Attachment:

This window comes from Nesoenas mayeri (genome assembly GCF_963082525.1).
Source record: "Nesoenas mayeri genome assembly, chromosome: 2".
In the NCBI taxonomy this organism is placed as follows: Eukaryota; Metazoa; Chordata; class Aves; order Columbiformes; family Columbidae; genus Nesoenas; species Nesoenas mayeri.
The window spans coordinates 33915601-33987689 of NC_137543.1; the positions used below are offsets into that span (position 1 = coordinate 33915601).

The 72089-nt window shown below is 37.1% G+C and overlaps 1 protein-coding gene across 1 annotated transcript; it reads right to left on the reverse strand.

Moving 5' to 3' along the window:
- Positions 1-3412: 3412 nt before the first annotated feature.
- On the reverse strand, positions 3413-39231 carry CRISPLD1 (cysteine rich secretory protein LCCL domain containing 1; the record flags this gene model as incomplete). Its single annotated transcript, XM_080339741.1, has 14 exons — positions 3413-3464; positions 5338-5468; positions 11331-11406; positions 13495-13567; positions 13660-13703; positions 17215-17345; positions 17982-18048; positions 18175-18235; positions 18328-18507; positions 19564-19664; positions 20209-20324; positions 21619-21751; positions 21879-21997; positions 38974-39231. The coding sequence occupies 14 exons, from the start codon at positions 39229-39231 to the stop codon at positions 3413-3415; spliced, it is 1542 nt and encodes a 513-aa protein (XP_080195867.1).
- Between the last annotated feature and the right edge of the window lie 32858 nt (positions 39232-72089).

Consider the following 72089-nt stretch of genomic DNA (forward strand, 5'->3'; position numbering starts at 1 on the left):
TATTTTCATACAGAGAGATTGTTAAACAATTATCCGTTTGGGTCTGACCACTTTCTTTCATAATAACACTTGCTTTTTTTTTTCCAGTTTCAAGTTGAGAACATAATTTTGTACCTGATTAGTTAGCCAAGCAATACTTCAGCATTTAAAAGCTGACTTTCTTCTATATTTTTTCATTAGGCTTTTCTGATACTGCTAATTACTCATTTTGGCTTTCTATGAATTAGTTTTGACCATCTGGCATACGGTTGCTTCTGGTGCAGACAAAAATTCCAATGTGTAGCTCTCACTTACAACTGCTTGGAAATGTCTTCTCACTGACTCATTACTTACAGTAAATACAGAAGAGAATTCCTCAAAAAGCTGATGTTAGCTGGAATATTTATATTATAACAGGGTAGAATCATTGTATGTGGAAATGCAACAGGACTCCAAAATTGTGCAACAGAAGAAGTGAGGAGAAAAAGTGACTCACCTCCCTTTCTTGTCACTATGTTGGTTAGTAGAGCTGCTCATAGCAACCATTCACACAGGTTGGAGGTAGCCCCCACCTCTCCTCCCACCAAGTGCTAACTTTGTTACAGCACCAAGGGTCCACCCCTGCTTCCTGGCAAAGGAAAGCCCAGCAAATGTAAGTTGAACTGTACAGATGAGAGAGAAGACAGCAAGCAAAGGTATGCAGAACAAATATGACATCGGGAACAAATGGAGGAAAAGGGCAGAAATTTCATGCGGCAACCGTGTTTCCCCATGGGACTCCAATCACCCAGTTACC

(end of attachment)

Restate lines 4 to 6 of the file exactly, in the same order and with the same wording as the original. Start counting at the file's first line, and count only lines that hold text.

The window spans coordinates 33915601-33987689 of NC_137543.1; the positions used below are offsets into that span (position 1 = coordinate 33915601).

The 72089-nt window shown below is 37.1% G+C and overlaps 1 protein-coding gene across 1 annotated transcript; it reads right to left on the reverse strand.

Moving 5' to 3' along the window: